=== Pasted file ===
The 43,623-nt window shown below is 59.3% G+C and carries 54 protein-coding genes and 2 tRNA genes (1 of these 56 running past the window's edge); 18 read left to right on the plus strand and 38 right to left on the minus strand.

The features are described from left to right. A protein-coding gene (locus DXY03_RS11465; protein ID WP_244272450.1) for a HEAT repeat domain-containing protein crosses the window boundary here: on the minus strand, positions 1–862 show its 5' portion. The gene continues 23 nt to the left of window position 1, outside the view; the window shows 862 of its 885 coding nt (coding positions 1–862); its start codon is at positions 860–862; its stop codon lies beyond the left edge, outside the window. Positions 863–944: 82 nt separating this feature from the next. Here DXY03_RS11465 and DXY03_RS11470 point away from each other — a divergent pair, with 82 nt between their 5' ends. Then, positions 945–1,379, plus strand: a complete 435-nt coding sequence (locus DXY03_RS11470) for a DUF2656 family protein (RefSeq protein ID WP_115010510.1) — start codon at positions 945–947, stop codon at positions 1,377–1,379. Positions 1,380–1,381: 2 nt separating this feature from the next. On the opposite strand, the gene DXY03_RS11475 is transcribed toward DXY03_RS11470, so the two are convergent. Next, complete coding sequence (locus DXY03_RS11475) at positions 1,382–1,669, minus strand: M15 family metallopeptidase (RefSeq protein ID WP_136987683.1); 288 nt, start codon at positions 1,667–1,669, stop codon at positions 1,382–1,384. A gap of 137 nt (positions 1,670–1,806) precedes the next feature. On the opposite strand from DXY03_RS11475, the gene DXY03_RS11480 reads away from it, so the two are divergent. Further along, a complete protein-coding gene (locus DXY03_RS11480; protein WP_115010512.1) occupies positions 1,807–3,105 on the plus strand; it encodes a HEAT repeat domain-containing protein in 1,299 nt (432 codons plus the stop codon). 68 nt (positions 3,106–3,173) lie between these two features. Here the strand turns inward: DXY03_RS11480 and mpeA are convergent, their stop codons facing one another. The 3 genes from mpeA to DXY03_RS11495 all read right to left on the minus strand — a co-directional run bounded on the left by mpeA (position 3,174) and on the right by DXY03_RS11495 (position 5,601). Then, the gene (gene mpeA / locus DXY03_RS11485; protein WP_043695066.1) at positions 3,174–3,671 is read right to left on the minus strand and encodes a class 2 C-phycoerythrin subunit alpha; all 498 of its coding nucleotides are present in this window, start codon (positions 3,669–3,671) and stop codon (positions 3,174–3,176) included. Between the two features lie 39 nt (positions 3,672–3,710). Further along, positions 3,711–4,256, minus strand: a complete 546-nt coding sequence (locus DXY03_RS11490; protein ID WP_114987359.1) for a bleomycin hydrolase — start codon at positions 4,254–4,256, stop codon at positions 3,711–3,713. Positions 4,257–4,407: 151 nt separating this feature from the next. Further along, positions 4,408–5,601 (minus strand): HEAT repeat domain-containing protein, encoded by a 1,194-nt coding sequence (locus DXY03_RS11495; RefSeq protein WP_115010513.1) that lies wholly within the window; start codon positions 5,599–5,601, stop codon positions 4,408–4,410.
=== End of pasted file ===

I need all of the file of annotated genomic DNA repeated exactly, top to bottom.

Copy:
The 43,623-nt window shown below is 59.3% G+C and carries 54 protein-coding genes and 2 tRNA genes (1 of these 56 running past the window's edge); 18 read left to right on the plus strand and 38 right to left on the minus strand.

The features are described from left to right. A protein-coding gene (locus DXY03_RS11465; protein ID WP_244272450.1) for a HEAT repeat domain-containing protein crosses the window boundary here: on the minus strand, positions 1–862 show its 5' portion. The gene continues 23 nt to the left of window position 1, outside the view; the window shows 862 of its 885 coding nt (coding positions 1–862); its start codon is at positions 860–862; its stop codon lies beyond the left edge, outside the window. Positions 863–944: 82 nt separating this feature from the next. Here DXY03_RS11465 and DXY03_RS11470 point away from each other — a divergent pair, with 82 nt between their 5' ends. Then, positions 945–1,379, plus strand: a complete 435-nt coding sequence (locus DXY03_RS11470) for a DUF2656 family protein (RefSeq protein ID WP_115010510.1) — start codon at positions 945–947, stop codon at positions 1,377–1,379. Positions 1,380–1,381: 2 nt separating this feature from the next. On the opposite strand, the gene DXY03_RS11475 is transcribed toward DXY03_RS11470, so the two are convergent. Next, complete coding sequence (locus DXY03_RS11475) at positions 1,382–1,669, minus strand: M15 family metallopeptidase (RefSeq protein ID WP_136987683.1); 288 nt, start codon at positions 1,667–1,669, stop codon at positions 1,382–1,384. A gap of 137 nt (positions 1,670–1,806) precedes the next feature. On the opposite strand from DXY03_RS11475, the gene DXY03_RS11480 reads away from it, so the two are divergent. Further along, a complete protein-coding gene (locus DXY03_RS11480; protein WP_115010512.1) occupies positions 1,807–3,105 on the plus strand; it encodes a HEAT repeat domain-containing protein in 1,299 nt (432 codons plus the stop codon). 68 nt (positions 3,106–3,173) lie between these two features. Here the strand turns inward: DXY03_RS11480 and mpeA are convergent, their stop codons facing one another. The 3 genes from mpeA to DXY03_RS11495 all read right to left on the minus strand — a co-directional run bounded on the left by mpeA (position 3,174) and on the right by DXY03_RS11495 (position 5,601). Then, the gene (gene mpeA / locus DXY03_RS11485; protein WP_043695066.1) at positions 3,174–3,671 is read right to left on the minus strand and encodes a class 2 C-phycoerythrin subunit alpha; all 498 of its coding nucleotides are present in this window, start codon (positions 3,669–3,671) and stop codon (positions 3,174–3,176) included. Between the two features lie 39 nt (positions 3,672–3,710). Further along, positions 3,711–4,256, minus strand: a complete 546-nt coding sequence (locus DXY03_RS11490; protein ID WP_114987359.1) for a bleomycin hydrolase — start codon at positions 4,254–4,256, stop codon at positions 3,711–3,713. Positions 4,257–4,407: 151 nt separating this feature from the next. Further along, positions 4,408–5,601 (minus strand): HEAT repeat domain-containing protein, encoded by a 1,194-nt coding sequence (locus DXY03_RS11495; RefSeq protein WP_115010513.1) that lies wholly within the window; start codon positions 5,599–5,601, stop codon positions 4,408–4,410.